Every time Rosh Hashanah and Yom Kippur roll around, I get a little bit nervous. I guess you could say I’m “shaking in my boots.” Was I a better person this year than last year? How was I as a wife, a mother, a daughter, a friend? Or more specifically, is there anyone I have wronged with whom I need to (gulp) make amends?
A central theme throughout the High Holy Days is forgiveness. We are supposed to forgive others, and in turn, G-d is supposed to forgive us. Right? It’s what we’ve learned since Hebrew school and each year we try to get it right.
But there’s a type of forgiveness that people often forget, that flies low under the radar, but is just as important as the ones I mentioned before, and that’s forgiving one’s self. In all aspects of our lives, we tend to be harder on ourselves than on others. When it comes to fertility difficulties, this especially rings true. Often, we blame ourselves for something we could have done better. “If only I had tracked my ovulation better.” “If only I had eaten better.” “If only I had exercised more.” If only I had exercised less.” “If only I didn’t let things get to me so much to be so stressed out all the time.” Sometimes, in the midst of the pain, we blame our spouses, our doctors, even G-d, but without realizing it, many of us also blame ourselves.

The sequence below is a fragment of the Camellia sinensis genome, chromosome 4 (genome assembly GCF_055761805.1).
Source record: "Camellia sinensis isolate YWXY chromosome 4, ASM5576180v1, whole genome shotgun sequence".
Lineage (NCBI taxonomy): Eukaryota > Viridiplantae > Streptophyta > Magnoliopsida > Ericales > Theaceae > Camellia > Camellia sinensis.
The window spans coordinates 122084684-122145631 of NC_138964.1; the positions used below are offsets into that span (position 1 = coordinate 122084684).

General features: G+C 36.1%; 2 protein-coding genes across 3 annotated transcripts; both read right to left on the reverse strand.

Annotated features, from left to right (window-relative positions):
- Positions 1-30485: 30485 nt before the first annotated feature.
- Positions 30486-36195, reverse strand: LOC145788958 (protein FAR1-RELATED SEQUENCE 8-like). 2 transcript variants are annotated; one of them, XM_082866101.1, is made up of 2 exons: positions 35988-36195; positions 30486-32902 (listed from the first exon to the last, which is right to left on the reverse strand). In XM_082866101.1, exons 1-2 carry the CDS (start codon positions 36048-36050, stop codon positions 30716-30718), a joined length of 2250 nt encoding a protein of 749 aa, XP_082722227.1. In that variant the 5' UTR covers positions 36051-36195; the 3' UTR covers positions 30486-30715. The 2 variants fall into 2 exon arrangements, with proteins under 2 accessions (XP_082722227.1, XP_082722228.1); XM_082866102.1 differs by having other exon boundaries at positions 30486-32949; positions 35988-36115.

The Torah commands in the book of Leviticus to “love your neighbor as yourself.” (19:18) This verse tells us that we must love others like we love ourselves. In fact, you can’t even fulfill this dictum unless you love yourself first! Forgiveness is about releasing the resentment we have against ourselves, about accepting ourselves as we are and letting go of our self-judgment and self-criticism. So often, we focus on forgiving others and G-d forgiving us on Yom Kippur, but we can’t forget how important it is to forgive ourselves. My blessing to you in the coming year is to embrace the power of self-forgiveness, releasing the resentment so that we can embrace all the future has to offer.